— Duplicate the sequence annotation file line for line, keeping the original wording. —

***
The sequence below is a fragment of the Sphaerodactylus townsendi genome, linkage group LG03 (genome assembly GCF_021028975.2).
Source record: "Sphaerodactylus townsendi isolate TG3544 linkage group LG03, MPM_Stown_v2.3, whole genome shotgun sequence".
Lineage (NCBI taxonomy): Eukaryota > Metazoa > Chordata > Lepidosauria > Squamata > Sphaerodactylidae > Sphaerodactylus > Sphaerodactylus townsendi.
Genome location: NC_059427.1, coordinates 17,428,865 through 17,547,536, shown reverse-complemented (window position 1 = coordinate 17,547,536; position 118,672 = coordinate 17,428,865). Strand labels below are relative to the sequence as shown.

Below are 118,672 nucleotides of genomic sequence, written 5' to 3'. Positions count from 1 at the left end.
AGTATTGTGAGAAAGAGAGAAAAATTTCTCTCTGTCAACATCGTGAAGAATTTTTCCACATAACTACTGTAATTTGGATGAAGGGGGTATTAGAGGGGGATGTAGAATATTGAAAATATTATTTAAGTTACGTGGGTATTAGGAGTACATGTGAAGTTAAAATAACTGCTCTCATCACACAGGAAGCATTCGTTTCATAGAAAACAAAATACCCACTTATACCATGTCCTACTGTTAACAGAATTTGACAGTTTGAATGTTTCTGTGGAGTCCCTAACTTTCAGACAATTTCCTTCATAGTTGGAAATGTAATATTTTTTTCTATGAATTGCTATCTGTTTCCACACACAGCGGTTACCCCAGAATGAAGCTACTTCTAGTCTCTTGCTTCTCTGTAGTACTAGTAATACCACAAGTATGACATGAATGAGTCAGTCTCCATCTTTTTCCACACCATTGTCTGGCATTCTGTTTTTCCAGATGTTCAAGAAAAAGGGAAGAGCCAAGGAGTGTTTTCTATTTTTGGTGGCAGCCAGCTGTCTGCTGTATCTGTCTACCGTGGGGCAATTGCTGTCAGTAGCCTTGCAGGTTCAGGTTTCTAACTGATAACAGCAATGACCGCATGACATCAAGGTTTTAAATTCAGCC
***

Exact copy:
The sequence below is a fragment of the Sphaerodactylus townsendi genome, linkage group LG03 (genome assembly GCF_021028975.2).
Source record: "Sphaerodactylus townsendi isolate TG3544 linkage group LG03, MPM_Stown_v2.3, whole genome shotgun sequence".
Lineage (NCBI taxonomy): Eukaryota > Metazoa > Chordata > Lepidosauria > Squamata > Sphaerodactylidae > Sphaerodactylus > Sphaerodactylus townsendi.
Genome location: NC_059427.1, coordinates 17,428,865 through 17,547,536, shown reverse-complemented (window position 1 = coordinate 17,547,536; position 118,672 = coordinate 17,428,865). Strand labels below are relative to the sequence as shown.

Below are 118,672 nucleotides of genomic sequence, written 5' to 3'. Positions count from 1 at the left end.
AGTATTGTGAGAAAGAGAGAAAAATTTCTCTCTGTCAACATCGTGAAGAATTTTTCCACATAACTACTGTAATTTGGATGAAGGGGGTATTAGAGGGGGATGTAGAATATTGAAAATATTATTTAAGTTACGTGGGTATTAGGAGTACATGTGAAGTTAAAATAACTGCTCTCATCACACAGGAAGCATTCGTTTCATAGAAAACAAAATACCCACTTATACCATGTCCTACTGTTAACAGAATTTGACAGTTTGAATGTTTCTGTGGAGTCCCTAACTTTCAGACAATTTCCTTCATAGTTGGAAATGTAATATTTTTTTCTATGAATTGCTATCTGTTTCCACACACAGCGGTTACCCCAGAATGAAGCTACTTCTAGTCTCTTGCTTCTCTGTAGTACTAGTAATACCACAAGTATGACATGAATGAGTCAGTCTCCATCTTTTTCCACACCATTGTCTGGCATTCTGTTTTTCCAGATGTTCAAGAAAAAGGGAAGAGCCAAGGAGTGTTTTCTATTTTTGGTGGCAGCCAGCTGTCTGCTGTATCTGTCTACCGTGGGGCAATTGCTGTCAGTAGCCTTGCAGGTTCAGGTTTCTAACTGATAACAGCAATGACCGCATGACATCAAGGTTTTAAATTCAGCC